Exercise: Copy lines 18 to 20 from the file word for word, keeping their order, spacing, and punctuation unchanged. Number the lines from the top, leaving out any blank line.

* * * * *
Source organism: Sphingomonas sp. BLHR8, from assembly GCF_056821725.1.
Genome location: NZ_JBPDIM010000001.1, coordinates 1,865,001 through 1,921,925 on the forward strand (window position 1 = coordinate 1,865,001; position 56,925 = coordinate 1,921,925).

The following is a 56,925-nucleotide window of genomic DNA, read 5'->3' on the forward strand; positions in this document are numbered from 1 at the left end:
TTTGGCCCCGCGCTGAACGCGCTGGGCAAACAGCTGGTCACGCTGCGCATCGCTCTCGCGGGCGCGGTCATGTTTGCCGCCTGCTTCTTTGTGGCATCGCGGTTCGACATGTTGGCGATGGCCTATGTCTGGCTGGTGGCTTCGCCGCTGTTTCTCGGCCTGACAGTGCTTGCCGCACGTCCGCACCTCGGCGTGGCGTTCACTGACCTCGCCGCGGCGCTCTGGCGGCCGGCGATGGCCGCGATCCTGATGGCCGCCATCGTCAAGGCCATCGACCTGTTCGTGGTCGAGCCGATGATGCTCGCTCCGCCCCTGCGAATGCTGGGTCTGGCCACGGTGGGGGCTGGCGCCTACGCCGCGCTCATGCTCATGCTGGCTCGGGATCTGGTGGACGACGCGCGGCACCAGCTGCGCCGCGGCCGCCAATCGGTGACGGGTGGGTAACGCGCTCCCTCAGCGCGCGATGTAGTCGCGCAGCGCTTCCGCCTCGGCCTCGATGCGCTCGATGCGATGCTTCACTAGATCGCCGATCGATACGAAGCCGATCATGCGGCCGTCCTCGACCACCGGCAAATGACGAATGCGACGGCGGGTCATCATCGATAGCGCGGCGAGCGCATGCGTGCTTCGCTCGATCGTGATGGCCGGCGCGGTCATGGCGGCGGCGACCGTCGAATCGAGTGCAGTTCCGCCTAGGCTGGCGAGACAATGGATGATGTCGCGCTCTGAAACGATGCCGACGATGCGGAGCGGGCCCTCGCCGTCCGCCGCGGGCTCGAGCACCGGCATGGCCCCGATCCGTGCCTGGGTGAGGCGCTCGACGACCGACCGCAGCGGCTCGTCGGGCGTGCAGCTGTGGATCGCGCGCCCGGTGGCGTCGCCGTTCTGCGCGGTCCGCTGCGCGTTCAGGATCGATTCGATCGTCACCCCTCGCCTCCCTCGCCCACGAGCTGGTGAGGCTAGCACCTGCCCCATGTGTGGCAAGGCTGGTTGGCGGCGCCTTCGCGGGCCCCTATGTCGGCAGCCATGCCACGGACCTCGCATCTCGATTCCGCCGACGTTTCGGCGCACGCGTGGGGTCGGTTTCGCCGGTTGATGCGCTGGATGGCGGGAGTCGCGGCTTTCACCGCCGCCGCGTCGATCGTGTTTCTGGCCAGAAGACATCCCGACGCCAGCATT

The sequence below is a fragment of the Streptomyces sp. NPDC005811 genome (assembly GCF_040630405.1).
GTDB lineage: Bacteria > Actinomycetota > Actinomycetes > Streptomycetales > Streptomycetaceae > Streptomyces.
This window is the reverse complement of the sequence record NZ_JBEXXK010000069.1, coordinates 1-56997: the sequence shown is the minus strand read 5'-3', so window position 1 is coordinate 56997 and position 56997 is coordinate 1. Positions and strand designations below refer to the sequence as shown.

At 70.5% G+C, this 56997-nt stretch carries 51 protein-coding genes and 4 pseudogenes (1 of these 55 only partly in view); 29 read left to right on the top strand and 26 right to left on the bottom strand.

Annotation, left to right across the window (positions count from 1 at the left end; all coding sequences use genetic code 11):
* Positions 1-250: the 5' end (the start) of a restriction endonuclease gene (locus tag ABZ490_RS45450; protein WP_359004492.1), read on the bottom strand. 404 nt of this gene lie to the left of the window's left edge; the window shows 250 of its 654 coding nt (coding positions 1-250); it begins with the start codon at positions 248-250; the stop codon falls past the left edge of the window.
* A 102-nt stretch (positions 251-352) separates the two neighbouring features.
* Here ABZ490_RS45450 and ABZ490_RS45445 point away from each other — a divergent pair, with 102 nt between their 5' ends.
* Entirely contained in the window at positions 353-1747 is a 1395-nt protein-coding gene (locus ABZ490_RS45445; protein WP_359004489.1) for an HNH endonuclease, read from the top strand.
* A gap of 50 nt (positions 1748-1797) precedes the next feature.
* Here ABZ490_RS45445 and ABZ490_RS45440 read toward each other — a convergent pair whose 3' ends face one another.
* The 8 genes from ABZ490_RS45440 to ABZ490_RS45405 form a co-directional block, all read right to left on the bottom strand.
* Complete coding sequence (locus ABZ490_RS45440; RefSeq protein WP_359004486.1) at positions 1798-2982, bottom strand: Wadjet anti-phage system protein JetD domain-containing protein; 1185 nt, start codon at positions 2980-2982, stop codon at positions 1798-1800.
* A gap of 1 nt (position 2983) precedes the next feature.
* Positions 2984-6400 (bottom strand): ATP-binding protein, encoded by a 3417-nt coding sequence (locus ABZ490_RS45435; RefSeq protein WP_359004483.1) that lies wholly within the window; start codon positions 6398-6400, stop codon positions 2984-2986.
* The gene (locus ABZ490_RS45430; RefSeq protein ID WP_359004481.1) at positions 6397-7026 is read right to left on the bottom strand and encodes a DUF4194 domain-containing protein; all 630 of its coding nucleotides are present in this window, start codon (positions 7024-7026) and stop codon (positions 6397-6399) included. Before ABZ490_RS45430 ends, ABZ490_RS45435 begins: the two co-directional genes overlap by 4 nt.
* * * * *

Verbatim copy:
* A gap of 1 nt (position 2983) precedes the next feature.
* Positions 2984-6400 (bottom strand): ATP-binding protein, encoded by a 3417-nt coding sequence (locus ABZ490_RS45435; RefSeq protein WP_359004483.1) that lies wholly within the window; start codon positions 6398-6400, stop codon positions 2984-2986.
* The gene (locus ABZ490_RS45430; RefSeq protein ID WP_359004481.1) at positions 6397-7026 is read right to left on the bottom strand and encodes a DUF4194 domain-containing protein; all 630 of its coding nucleotides are present in this window, start codon (positions 7024-7026) and stop codon (positions 6397-6399) included. Before ABZ490_RS45430 ends, ABZ490_RS45435 begins: the two co-directional genes overlap by 4 nt.